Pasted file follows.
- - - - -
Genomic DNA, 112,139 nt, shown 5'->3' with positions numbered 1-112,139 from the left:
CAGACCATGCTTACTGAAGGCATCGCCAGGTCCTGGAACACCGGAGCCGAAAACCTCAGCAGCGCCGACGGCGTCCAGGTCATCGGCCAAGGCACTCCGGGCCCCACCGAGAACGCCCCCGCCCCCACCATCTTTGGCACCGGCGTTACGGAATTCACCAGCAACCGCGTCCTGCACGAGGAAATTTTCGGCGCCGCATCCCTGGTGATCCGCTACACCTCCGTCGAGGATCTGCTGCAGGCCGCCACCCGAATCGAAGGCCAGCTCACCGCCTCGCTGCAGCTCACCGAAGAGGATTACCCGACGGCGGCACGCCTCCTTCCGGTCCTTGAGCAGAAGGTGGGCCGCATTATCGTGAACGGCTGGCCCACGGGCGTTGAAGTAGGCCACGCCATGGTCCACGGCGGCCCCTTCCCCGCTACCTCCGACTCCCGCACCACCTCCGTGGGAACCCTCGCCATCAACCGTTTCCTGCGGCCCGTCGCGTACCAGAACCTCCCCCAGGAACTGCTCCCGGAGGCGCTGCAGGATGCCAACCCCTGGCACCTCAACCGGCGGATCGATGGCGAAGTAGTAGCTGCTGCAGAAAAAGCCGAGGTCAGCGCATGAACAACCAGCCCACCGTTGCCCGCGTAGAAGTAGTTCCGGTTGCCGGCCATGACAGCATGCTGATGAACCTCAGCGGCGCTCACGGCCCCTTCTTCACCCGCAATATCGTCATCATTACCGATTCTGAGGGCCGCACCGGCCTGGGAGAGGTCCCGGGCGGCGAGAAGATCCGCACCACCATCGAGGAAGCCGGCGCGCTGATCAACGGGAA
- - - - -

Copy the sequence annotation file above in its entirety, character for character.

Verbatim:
Genomic DNA, 112,139 nt, shown 5'->3' with positions numbered 1-112,139 from the left:
CAGACCATGCTTACTGAAGGCATCGCCAGGTCCTGGAACACCGGAGCCGAAAACCTCAGCAGCGCCGACGGCGTCCAGGTCATCGGCCAAGGCACTCCGGGCCCCACCGAGAACGCCCCCGCCCCCACCATCTTTGGCACCGGCGTTACGGAATTCACCAGCAACCGCGTCCTGCACGAGGAAATTTTCGGCGCCGCATCCCTGGTGATCCGCTACACCTCCGTCGAGGATCTGCTGCAGGCCGCCACCCGAATCGAAGGCCAGCTCACCGCCTCGCTGCAGCTCACCGAAGAGGATTACCCGACGGCGGCACGCCTCCTTCCGGTCCTTGAGCAGAAGGTGGGCCGCATTATCGTGAACGGCTGGCCCACGGGCGTTGAAGTAGGCCACGCCATGGTCCACGGCGGCCCCTTCCCCGCTACCTCCGACTCCCGCACCACCTCCGTGGGAACCCTCGCCATCAACCGTTTCCTGCGGCCCGTCGCGTACCAGAACCTCCCCCAGGAACTGCTCCCGGAGGCGCTGCAGGATGCCAACCCCTGGCACCTCAACCGGCGGATCGATGGCGAAGTAGTAGCTGCTGCAGAAAAAGCCGAGGTCAGCGCATGAACAACCAGCCCACCGTTGCCCGCGTAGAAGTAGTTCCGGTTGCCGGCCATGACAGCATGCTGATGAACCTCAGCGGCGCTCACGGCCCCTTCTTCACCCGCAATATCGTCATCATTACCGATTCTGAGGGCCGCACCGGCCTGGGAGAGGTCCCGGGCGGCGAGAAGATCCGCACCACCATCGAGGAAGCCGGCGCGCTGATCAACGGGAA